Meet Beyonce’s Designer, Jerome LaMaar
When you meet fashion designer Jérôme LaMaar, it doesn’t take long to realize that he’s a person who gets exactly what he wants, mostly because of his relentless determination.
Take the sleek black flight jacket that the founder of 5:31 Jérôme is wearing during an interview in his studio. It was a gift from NASA, he explains.
“I saw this jacket in a documentary and emailed NASA so many times that it finally arrived at my door.” LaMaar says. “I’m convinced they were just trying to shut me up!”
LaMaar’s tenacity has been clear to everyone around him since he was a teenager. Even though he was too young to work for the hip-hop fashion brand Baby Phat, he repeatedly contacted the company in the hopes that someone there would give him a chance. He finally got a call from Baby Phat when he was just 15, and the resulting internship eventually became a seven-year stint with Kimora Lee Simmons’ company.
But LaMaar wanted to strike out on his own, which he did at age 22. He now works as a trend consultant for Promostyl, a position that allows him enough time to create his own groundbreaking fashion line at 5:31 Jérôme.
Jerome LaMaar Fashion
LaMaar has already shown two years in a row at New York Fashion Week, quite an achievement for someone so young. The reviews of his current line have been an unbroken string of raves. The New York Times praised his “ample shapes” and “rich detailing,” while Elle called him “the next twentysomething fashion designer to watch.”
At a time when insiders are complaining that the fashion world has become all too predictable, the New York-based designer brings something different to the table: something loud, something exciting, something worthy of the spotlight. No wonder LaMaar’s designs have attracted celebrities like Beyoncé, who has been photographed in his pieces more than once in the past six months.
“I am a simple guy on the outside, but my mind is really all over the place,” LaMaar says. “It is complex and has all of these different nuances and ideas that need to be pushed out. My world, and my brand, is opulent, glamorous, and fun. That’s who I am.”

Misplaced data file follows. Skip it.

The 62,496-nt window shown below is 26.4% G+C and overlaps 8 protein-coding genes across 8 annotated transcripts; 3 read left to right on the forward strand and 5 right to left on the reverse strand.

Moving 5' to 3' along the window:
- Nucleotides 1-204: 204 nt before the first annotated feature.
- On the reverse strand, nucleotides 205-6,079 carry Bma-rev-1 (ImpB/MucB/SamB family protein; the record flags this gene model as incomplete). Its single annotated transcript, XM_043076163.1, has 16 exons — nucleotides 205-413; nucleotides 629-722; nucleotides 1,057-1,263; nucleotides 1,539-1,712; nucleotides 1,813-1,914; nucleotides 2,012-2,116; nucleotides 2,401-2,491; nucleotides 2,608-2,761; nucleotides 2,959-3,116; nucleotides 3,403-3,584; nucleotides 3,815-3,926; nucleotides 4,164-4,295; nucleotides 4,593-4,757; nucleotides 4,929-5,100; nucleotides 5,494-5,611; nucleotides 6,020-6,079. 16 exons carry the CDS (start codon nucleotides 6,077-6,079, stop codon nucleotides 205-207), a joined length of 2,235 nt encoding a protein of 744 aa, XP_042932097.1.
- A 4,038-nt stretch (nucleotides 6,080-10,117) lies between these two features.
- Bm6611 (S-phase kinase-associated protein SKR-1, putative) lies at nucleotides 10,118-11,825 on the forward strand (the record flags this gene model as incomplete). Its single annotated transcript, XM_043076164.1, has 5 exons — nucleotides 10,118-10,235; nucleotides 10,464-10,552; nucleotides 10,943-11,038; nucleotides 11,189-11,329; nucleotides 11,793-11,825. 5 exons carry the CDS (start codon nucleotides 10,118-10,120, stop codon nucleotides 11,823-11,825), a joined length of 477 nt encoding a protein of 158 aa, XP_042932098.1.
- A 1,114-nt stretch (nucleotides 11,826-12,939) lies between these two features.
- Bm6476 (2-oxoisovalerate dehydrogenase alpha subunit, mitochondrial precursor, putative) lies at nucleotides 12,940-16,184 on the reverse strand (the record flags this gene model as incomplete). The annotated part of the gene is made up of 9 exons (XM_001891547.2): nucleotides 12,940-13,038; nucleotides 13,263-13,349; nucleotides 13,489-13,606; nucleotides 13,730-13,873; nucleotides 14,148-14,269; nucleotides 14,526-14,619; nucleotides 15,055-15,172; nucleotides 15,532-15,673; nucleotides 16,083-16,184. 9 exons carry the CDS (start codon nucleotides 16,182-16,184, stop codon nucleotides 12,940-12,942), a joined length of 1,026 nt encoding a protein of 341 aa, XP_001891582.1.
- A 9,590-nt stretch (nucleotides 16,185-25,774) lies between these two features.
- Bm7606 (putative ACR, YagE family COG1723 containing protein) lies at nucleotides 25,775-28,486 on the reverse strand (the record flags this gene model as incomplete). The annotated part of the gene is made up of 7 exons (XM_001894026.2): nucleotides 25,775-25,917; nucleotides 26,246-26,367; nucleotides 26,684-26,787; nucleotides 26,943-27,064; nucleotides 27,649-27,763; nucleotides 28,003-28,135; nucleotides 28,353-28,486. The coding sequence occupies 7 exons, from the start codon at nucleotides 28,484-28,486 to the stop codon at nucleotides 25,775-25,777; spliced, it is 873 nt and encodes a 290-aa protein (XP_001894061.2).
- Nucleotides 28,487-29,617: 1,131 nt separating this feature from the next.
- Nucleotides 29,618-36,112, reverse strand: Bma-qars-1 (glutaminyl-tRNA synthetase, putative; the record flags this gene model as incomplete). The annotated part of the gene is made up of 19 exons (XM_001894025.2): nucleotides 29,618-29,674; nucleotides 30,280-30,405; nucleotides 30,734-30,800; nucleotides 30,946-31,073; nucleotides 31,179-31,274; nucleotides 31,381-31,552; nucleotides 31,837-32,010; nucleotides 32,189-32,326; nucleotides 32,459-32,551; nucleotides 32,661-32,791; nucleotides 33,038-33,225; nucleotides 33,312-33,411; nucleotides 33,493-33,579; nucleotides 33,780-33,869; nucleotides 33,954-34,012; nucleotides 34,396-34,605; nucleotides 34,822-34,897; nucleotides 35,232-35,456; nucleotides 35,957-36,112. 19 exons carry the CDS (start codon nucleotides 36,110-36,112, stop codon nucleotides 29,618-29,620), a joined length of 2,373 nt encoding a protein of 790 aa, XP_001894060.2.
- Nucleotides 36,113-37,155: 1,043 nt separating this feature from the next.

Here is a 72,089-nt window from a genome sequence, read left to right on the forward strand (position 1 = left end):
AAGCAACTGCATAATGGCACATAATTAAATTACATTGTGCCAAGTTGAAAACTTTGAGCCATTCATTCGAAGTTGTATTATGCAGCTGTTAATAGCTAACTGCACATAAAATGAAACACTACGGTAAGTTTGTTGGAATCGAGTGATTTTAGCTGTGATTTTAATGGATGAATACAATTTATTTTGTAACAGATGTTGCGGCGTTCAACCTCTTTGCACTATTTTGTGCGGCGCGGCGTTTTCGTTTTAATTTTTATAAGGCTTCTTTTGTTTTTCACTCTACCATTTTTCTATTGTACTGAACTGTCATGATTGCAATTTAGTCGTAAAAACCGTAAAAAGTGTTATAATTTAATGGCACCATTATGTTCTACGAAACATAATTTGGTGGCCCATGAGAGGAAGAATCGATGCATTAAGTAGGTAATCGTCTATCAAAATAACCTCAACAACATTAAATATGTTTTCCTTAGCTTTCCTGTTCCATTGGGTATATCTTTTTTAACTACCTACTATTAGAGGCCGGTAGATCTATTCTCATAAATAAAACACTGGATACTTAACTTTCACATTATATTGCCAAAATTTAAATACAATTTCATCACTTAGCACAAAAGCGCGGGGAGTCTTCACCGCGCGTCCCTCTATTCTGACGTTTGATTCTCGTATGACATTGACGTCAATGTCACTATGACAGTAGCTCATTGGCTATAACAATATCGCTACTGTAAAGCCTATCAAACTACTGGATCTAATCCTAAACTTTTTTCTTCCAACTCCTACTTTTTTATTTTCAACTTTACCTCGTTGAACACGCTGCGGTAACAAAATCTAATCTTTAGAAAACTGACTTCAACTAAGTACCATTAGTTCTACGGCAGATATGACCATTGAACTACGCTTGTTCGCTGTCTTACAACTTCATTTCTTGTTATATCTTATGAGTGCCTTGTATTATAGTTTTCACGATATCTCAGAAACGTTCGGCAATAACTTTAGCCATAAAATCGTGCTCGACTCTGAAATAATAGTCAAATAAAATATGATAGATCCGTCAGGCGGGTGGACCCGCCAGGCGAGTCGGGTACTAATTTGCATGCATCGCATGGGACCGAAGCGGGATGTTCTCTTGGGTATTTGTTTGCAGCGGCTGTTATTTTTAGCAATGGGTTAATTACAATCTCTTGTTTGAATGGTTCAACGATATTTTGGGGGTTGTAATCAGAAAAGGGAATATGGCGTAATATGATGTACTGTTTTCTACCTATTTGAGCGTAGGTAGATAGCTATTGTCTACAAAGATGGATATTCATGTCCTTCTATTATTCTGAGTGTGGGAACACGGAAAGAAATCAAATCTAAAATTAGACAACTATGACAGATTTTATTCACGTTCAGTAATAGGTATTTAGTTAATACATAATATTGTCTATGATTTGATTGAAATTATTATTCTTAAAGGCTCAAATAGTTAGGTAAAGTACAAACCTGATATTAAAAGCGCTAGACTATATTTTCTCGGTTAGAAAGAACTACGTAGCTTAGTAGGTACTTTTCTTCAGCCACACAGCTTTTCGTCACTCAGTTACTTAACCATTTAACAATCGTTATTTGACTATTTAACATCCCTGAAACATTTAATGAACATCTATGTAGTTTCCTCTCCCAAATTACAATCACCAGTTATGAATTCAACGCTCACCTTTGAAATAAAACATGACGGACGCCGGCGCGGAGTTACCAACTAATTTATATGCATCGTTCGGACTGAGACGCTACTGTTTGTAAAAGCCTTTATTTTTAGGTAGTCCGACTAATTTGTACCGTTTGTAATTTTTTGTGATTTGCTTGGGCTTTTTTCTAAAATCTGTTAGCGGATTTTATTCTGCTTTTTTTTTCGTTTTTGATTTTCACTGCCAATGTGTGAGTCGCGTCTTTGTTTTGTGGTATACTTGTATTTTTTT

As LaMaar energetically circles the room during our interview, I realize that even his WeWork Park South space offers visitors a sense of escapism. (His main studio is in the Bronx, where he grew up.) He carefully sorted through racks of shimmering clothing, the kind of garments young girls fantasize about when playing dress-up. Bold camouflage prints, glittering sequined dresses, and fur-covered platform shoes line the walls.
His most recent collection is especially grandiose. Inspired by the idea of a “glamazon woman,” the designs are maxed out with color and sequins and bling. One pair of decorative denim pants stood out as especially psychedelic, clad with Swarovski crystals, pearls, lava rocks, and more.
His approach to style is so over-the-top that it comes as a bit of a surprise that his designs often come to him during his most introspective times.
“I have a big family, so I used to close my door to be alone and sketch or read, but even that can get boring so I’d find myself just sitting,” he says. “I remember my thoughts becoming so vivid and wondering if I was crazy for having all of these ideas run through my head. It ended up being an amazing way to enlighten myself.”
When LaMaar wakes up every morning at 5:30, the first thing he does is meditate. These quiet moments often inspire the concepts for his collections. A certain idea will cross his mind and he’ll quickly sketch it out on a mood board. He gestures to a drawing of a pair of shoes, and it was clearly the inspiration for a finished pair that is sitting on the table directly next to me.
He then reaches toward a rack of clothing and pulls out a wildly embellished pair of denim pants. After traveling to fabric shows in Paris and New York, he decided to use Japanese denim that he produced in his sample house. LaMaar sewed on each of the eye-catching embellishments by hand, securing each crystal and sequin in place as he went along.
“My favorite parts of the process are the beginning,” he says, “and the end. After the designs are finished, we plan for the presentation, cast models, go through fittings, and at the end of the show, it feels so good to be done! It’s an amazing process, but it can be stressful. We’re going through growing pains and I’m growing as a creative.”
LaMaar’s pieces aren’t distributed in stores or sold online, so he mainly creates one-of-a-kind designs for clients—such as the embellished plum jacket Beyoncé wore on the cover of Grazia magazine. And the sunny yellow “Air” dress that she recently wore (one of several of his pieces in her wardrobe, LaMaar says) has led to other celebrities contacting him about wearing his designs.
Success brings its own challenges, especially considering his team is still very small. But LaMaar’s humble attitude (his label’s tagline reads “gratitude is glamorous”) helps him maintain an optimistic perspective.
“I tend to repeat this mantra to myself: ‘You are creative, you are amazing, you are humble, you are human.’ I’m visualizing what I want while I listen to what’s happening around me and I’m pulling it toward me. That’s how the universe works.”
Photo credit: Lauren Kallen